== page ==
Similarly, Rinehart has groomed several conservative politicians and has been known to take politicians and public servants on junkets — including lavish dinners on the five-star residential cruise ship where she owns a suite. In 2011, she flew several senior Liberal and National party members on her private jet to a wedding hosted by the Indian businessman who was buying a stake in Rinehart’s coal assets. Both Rinehart and Palmer have recruited the Howard-era foreign minister Alexander Downer to sit on the boards of companies. Of course, none of this is exceptional in a country that’s known for its “revolving door” between politics and the resource sector.
Compared to Rinehart and Forrest, Palmer exercises political clout more directly. In his early career, he was a large donor and active member of his state’s conservative Liberal-National coalition. However, the coalition eventually lost its patience with Palmer’s outlandish public claims, such as suggesting the CIA was funding anti-coal activists, and his inability to keep his expectations for preferential treatment confidential.
The tensions came to a head in 2012 when the party — which was battling widespread perception of being in Palmer’s pocket — selected Rinehart’s company over his for a rail project linked to their coal deposits. Palmer regarded this as “reverse discrimination” and, shortly after, left to launch the politically influential, if electorally ineffectual, United Australia Party (UAP).
The party’s only major electoral success came in 2013, when Palmer won a lower-house seat and three UAP candidates entered the Senate — and for some time held the balance of power there. By 2017, however, the party was deregistered after two senators, and several state MPs, resigned.
Palmer relaunched the party to contest the 2019 federal election and, despite not winning any seats, was able to brag that his $83-million advertising campaign had kept Labor out of office — as indeed it had. With Australia’s next federal election due in the first half of next year, the UAP has launched another massive advertising blitz, this time attacking vaccine mandates and lockdowns.
As the party’s chairman, Palmer’s donations to the UAP dwarf those received by Australia’s major parties. His companies transferred $33 million to the UAP between 2013 and 2015 — more than five times the total amount of declared resource sector donations to the major parties in the same period, and far more than the $3 million Mineralogy donated to the major parties between 2005 and 2012. Google’s most recent Transparency Report clocks the United Australia Party’s spending at $2,987,550 since November last year. The second biggest spender on the list is the federal Australian Labor Party with $90,450.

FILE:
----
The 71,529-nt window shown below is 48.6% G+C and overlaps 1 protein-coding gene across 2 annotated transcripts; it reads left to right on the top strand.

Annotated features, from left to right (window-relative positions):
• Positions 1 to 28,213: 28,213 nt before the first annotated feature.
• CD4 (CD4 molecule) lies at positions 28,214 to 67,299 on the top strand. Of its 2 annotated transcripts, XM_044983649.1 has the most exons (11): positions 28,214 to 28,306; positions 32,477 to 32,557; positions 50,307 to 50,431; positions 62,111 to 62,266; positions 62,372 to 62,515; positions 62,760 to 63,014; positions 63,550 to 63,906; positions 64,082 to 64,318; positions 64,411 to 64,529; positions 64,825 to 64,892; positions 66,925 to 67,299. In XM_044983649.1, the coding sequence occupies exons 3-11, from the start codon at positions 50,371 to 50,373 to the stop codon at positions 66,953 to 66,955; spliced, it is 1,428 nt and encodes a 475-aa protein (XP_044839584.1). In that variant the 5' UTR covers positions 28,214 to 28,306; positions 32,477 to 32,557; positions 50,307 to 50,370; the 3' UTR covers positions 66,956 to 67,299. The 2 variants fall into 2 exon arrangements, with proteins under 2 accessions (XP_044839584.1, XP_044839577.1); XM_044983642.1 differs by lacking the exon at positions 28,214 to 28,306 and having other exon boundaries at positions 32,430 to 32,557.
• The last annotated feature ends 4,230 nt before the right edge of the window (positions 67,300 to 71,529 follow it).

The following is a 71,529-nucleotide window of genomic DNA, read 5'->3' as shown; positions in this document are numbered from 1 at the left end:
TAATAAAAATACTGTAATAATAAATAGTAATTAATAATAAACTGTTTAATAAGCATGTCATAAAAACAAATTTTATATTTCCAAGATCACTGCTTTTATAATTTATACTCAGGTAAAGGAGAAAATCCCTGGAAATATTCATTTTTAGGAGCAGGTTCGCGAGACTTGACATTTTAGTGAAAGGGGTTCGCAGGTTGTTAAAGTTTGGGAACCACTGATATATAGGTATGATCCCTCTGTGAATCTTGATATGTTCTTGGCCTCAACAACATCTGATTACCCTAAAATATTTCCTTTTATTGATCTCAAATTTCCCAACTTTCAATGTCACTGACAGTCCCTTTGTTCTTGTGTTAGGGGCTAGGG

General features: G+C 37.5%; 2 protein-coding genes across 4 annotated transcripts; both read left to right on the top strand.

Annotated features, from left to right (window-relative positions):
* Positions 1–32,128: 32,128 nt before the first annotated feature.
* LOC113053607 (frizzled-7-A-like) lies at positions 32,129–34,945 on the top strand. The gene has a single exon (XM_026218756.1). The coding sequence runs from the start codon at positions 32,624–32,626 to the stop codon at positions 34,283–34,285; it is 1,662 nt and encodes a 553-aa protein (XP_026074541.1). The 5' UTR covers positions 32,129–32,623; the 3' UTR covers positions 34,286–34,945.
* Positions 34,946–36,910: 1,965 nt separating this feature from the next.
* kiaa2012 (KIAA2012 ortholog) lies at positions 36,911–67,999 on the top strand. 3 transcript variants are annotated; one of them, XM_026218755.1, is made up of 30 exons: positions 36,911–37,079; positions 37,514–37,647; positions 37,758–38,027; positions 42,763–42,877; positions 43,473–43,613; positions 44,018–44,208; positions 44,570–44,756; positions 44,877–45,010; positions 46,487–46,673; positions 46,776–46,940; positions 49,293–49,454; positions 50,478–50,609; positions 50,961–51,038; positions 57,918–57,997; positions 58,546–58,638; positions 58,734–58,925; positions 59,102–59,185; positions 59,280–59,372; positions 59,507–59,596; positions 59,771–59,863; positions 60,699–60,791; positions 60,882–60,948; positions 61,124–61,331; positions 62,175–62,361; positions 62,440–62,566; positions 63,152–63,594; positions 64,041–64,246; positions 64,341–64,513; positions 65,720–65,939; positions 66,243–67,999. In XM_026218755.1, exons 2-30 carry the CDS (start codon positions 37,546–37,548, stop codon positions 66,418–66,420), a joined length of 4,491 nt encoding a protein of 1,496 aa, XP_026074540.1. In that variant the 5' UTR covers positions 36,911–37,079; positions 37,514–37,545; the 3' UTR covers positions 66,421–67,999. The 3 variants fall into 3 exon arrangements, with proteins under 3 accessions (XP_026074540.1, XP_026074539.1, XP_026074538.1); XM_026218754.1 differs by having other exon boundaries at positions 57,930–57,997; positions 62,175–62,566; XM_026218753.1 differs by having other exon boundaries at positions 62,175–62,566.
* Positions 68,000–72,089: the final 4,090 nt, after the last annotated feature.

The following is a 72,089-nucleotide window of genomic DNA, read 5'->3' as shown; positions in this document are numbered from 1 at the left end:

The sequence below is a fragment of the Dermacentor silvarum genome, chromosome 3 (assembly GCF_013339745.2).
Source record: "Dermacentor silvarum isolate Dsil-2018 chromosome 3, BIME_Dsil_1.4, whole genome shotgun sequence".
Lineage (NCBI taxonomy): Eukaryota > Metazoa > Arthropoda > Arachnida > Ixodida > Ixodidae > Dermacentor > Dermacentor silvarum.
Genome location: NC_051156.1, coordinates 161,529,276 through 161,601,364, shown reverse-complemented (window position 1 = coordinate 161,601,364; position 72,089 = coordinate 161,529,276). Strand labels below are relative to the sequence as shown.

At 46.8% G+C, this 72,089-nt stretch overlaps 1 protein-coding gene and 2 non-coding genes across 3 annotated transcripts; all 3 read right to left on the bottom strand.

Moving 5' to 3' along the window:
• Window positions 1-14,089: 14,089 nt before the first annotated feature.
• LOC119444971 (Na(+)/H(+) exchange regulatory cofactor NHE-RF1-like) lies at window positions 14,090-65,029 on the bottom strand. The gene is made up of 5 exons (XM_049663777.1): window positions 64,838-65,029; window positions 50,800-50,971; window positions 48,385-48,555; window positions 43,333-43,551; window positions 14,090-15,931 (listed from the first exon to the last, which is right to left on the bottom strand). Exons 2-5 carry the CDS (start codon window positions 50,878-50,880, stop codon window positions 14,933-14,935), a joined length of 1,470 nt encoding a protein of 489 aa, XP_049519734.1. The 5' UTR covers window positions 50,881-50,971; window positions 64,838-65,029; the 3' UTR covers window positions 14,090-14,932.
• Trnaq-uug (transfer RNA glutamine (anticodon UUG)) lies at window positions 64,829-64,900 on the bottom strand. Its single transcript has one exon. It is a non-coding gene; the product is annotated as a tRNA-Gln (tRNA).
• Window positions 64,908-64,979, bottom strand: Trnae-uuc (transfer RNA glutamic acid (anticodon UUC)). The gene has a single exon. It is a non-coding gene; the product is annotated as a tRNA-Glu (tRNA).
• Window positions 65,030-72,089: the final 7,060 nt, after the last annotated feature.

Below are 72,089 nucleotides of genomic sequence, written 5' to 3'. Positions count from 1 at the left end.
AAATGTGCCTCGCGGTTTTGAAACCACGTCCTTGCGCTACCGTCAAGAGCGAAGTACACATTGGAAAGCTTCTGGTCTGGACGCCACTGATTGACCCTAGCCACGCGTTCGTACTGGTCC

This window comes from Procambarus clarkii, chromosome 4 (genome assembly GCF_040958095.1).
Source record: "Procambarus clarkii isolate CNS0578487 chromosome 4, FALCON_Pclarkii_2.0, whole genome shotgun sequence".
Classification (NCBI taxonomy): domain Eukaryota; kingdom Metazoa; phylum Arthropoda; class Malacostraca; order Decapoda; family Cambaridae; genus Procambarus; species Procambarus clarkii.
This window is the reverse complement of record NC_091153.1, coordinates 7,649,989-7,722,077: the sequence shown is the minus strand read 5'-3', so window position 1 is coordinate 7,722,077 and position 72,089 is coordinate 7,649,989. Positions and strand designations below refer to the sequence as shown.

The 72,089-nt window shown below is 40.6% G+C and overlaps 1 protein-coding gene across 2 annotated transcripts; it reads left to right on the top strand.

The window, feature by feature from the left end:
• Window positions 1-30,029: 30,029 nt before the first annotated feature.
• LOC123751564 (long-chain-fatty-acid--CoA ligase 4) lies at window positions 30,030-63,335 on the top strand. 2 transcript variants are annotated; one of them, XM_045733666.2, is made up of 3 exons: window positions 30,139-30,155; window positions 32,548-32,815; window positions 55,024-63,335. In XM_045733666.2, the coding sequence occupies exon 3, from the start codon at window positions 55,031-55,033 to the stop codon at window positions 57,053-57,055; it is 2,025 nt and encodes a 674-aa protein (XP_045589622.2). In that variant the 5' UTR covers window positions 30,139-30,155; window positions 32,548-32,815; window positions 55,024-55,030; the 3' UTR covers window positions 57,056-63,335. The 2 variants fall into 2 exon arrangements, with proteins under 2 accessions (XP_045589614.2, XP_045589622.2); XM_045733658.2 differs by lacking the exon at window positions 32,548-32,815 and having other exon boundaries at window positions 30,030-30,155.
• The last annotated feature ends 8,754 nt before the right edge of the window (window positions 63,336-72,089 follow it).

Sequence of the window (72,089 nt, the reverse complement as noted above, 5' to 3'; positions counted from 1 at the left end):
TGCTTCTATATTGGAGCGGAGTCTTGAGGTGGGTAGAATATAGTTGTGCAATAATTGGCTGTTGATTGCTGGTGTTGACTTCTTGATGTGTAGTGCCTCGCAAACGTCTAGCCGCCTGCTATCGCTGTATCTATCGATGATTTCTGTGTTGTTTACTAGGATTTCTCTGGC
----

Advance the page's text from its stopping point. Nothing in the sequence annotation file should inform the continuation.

The political strength of the Australian mining industry was perhaps best demonstrated in 2008, which was the last time the federal government meaningfully threatened its bottom line. The Labor Party’s proposal to tax mining superprofits was met by a massive industry campaign to not only scrap the program, but the prime minister himself.
In addition to a well-funded advertising and media campaign, Forrest challenged the tax as unconstitutional in the high court and appeared with Rinehart at a Perth rally to whip up a crowd. Palmer fronted the press to compare Prime Minister Kevin Rudd and his treasurer to Marx and Engels. The tax was significantly watered down but was still abolished by the conservative Coalition, who took power from Labor in 2013, with Palmer now supporting them from inside parliament.
More recently, Rinehart has donated a thirty-square-ton iron ore boulder to a Perth shopping center, which features a plaque engraved with a political polemic mangled into rhyming couplets. One stanza reads:
Develop North Australia, embrace multiculturalism and welcome short term foreign workers to our shores
To benefit from the export of our minerals and ores
The world’s poor need our resources: do not leave them to their fate
Our nation needs special economic zones and wiser government, before it is too late.
The final line refers to Rinehart’s long-standing advocacy for the northern half of Australia to be declared a low-tax, light-regulation zone, available to receive cheap guest workers. The proposal remains on the fringes politically, but it may be shifting the Overton Window toward the libertarian sunrise Rinehart hopes will break over Australia.
With the conservative Coalition facing an uphill battle to retain power in the upcoming election, the mining industry may soon be on war footing once again. Although Labor has shown no sign of reviving its superprofits tax, a close election might produce a governing coalition involving minor parties, some of whom are demanding a new “tycoon tax.”
If taxing Australia’s “superprofits” becomes a hot-button issue again, the country will get another hard reminder of the power that can be mobilized by its new mining magnates to shape the political landscape around their interests.